Felipe Romero
University of Groningen
Advocates of the self-corrective thesis argue that scientific method will refute false theories and find closer approximations to the truth in the long run. I discuss a contemporary interpretation of this thesis in terms of frequentist statistics in the context of the behavioral sciences. First, I identify experimental replications and systematic aggregation of evidence (meta-analysis) as the self-corrective mechanism. Then, I present a computer simulation study of scientific communities that implement this mechanism to argue that frequentist statistics may converge upon a correct estimate or not depending on the social structure of the community that uses it. Based on this study, I argue that methodological explanations of the “replicability crisis” in psychology are limited and propose an alternative explanation in terms of biases. Finally, I conclude suggesting that scientific self-correction should be understood as an interaction effect between inference methods and social structures.
Keywords Social Epistemology  Replication Crisis  Frequentist Statistics  Computer Simulatioin  Social Structure of Science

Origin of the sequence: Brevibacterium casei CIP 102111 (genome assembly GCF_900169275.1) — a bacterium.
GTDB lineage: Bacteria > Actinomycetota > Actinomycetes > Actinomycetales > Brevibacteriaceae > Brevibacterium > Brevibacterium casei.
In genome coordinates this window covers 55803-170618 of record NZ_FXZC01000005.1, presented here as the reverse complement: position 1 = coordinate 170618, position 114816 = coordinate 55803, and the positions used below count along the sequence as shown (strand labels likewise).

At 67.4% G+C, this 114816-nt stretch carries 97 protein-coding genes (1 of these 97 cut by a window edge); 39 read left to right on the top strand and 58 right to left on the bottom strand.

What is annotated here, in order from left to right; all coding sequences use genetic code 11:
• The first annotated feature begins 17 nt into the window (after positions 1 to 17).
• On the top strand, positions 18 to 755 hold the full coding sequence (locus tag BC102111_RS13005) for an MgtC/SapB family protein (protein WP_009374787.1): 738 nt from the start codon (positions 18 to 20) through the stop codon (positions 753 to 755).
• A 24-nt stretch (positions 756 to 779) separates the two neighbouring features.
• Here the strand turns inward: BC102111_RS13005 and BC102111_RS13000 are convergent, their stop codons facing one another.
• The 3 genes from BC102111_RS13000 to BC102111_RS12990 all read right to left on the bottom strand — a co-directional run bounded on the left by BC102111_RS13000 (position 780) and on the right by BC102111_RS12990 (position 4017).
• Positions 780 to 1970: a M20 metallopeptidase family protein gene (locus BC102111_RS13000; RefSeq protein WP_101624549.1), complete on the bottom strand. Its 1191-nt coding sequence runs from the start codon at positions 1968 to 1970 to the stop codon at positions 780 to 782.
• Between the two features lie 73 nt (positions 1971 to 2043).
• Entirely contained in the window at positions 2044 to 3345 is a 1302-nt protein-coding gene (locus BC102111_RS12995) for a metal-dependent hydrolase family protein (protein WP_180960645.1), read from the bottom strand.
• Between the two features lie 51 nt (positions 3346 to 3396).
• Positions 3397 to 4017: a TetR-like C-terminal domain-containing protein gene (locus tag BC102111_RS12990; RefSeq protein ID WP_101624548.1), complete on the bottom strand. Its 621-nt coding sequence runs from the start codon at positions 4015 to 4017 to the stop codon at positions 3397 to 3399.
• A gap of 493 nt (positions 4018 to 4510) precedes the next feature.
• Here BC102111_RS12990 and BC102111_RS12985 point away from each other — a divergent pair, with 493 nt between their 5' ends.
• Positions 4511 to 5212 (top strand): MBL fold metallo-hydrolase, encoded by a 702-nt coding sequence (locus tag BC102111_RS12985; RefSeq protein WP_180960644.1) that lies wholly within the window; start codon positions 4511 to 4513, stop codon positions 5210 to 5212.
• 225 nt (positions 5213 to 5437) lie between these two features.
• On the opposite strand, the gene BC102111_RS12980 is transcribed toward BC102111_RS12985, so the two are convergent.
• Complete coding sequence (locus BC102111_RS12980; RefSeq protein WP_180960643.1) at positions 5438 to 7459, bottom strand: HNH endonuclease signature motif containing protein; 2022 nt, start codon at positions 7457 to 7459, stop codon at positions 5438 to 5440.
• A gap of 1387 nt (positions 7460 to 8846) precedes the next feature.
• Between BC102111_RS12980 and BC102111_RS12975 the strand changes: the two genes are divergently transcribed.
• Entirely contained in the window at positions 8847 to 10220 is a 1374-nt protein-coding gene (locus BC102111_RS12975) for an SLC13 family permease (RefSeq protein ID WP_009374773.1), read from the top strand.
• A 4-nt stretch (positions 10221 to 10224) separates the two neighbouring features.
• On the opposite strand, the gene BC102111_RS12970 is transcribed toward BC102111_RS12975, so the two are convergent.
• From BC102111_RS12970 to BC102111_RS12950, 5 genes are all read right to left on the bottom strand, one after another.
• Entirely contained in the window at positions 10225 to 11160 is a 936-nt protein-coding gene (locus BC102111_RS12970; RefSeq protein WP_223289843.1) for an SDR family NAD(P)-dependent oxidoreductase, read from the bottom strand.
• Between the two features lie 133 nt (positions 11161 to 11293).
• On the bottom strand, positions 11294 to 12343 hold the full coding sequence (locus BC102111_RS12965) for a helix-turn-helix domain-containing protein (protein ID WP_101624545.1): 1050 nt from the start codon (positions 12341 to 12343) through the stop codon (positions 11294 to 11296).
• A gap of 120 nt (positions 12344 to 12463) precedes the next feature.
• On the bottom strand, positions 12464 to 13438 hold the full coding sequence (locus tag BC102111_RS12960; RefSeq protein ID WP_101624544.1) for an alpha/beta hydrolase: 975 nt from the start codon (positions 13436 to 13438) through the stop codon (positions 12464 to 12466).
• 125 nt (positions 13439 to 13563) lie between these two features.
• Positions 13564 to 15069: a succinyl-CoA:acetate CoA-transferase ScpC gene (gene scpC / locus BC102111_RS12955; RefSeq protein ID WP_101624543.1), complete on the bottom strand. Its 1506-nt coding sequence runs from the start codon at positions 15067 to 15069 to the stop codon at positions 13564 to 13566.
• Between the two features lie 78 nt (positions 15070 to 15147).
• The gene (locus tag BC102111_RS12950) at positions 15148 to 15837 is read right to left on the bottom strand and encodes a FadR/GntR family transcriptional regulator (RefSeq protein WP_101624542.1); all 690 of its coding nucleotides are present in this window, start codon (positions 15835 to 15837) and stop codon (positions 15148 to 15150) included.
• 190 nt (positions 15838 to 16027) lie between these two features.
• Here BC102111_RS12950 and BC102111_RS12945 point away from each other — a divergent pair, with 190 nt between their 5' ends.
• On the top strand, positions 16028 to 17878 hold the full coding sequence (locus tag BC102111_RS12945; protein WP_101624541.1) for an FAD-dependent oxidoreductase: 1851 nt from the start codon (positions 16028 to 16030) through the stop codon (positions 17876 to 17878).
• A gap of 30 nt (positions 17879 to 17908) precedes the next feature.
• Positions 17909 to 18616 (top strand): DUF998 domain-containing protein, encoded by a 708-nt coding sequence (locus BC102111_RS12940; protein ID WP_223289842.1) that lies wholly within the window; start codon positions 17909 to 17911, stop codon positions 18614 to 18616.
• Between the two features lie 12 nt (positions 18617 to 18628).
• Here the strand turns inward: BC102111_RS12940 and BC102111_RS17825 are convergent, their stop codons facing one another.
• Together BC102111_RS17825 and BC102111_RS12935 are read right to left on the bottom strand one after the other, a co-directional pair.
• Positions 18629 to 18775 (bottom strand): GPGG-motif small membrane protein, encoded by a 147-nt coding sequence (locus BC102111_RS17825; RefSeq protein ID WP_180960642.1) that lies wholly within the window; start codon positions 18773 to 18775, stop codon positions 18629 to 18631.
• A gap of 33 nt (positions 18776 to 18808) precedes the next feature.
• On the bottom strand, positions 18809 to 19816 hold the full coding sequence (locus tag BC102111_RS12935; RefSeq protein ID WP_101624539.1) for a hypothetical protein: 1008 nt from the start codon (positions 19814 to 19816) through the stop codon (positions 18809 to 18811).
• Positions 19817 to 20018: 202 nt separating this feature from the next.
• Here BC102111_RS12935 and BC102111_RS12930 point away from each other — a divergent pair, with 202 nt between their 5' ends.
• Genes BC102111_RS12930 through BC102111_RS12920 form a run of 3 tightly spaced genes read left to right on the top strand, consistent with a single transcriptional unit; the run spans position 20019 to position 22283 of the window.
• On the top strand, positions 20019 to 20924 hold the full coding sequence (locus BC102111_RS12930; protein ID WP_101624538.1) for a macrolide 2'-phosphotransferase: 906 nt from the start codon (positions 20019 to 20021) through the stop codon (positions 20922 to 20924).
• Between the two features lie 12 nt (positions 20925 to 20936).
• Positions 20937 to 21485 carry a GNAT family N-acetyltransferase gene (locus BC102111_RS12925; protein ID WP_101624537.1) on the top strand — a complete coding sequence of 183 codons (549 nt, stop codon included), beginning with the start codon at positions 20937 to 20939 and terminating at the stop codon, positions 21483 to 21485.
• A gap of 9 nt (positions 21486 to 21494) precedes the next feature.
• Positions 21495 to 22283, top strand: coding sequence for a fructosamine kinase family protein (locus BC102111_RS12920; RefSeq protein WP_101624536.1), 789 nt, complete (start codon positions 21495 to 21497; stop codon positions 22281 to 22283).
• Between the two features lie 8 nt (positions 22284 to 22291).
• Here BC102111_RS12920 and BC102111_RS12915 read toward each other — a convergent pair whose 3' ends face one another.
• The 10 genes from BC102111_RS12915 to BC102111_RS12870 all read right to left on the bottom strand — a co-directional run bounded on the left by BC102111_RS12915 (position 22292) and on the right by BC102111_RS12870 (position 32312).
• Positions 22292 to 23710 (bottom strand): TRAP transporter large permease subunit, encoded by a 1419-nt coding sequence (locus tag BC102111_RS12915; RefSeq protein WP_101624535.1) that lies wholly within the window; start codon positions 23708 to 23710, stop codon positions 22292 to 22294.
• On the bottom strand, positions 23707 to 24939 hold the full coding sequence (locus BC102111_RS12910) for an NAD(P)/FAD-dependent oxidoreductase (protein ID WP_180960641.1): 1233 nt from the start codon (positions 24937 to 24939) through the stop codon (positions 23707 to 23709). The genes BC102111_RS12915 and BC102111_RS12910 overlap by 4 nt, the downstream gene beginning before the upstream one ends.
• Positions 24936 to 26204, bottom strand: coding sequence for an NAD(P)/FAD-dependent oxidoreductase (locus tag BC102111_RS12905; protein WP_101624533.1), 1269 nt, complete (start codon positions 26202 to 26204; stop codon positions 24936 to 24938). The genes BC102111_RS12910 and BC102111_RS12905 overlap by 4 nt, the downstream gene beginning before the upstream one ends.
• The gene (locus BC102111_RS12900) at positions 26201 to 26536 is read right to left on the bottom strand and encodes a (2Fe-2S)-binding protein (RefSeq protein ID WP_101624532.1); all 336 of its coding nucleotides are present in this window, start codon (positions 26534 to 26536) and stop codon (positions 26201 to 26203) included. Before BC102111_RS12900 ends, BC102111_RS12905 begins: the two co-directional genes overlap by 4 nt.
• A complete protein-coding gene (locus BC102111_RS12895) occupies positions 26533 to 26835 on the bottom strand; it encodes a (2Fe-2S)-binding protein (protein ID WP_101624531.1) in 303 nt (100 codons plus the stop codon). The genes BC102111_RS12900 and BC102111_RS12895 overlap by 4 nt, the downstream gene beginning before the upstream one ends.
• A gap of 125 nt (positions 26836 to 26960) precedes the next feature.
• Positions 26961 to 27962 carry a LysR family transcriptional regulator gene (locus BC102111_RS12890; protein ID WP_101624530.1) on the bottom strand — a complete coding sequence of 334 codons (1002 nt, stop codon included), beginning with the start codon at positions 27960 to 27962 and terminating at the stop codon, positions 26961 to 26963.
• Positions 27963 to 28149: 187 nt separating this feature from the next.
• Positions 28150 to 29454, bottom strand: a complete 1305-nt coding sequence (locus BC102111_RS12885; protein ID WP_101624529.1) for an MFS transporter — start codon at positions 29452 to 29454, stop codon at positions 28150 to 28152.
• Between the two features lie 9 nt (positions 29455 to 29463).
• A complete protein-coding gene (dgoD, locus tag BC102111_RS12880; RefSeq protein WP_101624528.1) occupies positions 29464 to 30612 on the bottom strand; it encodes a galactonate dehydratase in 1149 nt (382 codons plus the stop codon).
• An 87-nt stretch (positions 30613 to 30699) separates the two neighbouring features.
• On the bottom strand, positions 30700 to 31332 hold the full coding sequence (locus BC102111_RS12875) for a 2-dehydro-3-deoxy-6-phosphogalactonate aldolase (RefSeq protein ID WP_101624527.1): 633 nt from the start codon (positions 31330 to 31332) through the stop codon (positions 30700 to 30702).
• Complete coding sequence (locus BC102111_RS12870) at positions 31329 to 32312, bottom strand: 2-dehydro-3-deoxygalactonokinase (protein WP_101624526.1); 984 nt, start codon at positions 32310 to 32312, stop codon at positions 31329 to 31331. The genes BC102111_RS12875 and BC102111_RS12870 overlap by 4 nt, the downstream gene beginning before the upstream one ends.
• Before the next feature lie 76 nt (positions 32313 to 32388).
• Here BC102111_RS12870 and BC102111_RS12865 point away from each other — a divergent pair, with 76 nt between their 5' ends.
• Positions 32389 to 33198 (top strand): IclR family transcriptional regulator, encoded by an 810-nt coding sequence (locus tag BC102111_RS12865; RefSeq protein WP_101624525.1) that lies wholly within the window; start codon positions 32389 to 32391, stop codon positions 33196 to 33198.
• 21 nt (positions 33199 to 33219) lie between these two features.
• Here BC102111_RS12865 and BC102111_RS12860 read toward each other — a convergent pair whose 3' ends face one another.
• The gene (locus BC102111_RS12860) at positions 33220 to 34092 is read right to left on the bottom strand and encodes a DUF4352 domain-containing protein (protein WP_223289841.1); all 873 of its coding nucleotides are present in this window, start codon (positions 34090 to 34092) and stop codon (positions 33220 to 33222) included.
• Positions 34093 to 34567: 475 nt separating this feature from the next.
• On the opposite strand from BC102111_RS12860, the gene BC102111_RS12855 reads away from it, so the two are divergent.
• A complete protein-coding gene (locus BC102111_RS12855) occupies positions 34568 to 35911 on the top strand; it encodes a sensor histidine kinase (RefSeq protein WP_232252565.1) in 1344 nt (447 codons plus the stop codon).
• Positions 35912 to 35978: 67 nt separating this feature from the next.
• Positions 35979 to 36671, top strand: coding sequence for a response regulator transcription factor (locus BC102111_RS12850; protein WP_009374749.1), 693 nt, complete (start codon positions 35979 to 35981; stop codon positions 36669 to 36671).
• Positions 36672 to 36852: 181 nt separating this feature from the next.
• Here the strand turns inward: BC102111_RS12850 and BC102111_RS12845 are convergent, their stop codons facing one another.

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Reprint years 2016
DOI 10.1016/j.shpsa.2016.10.002
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References found in this work BETA

Science, Policy, and the Value-Free Ideal.Heather Douglas - 2009 - University of Pittsburgh Press.

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Citations of this work BETA

Understanding the Replication Crisis as a Base Rate Fallacy.Alexander Bird - 2018 - British Journal for the Philosophy of Science:000-000.
Evaluating Formal Models of Science.Michael Thicke - 2020 - Journal for General Philosophy of Science / Zeitschrift für Allgemeine Wissenschaftstheorie 51 (2):315-335.
Self-Correction in Science: Meta-Analysis, Bias and Social Structure.Justin P. Bruner & Bennett Holman - 2019 - Studies in History and Philosophy of Science Part A 78:93-97.

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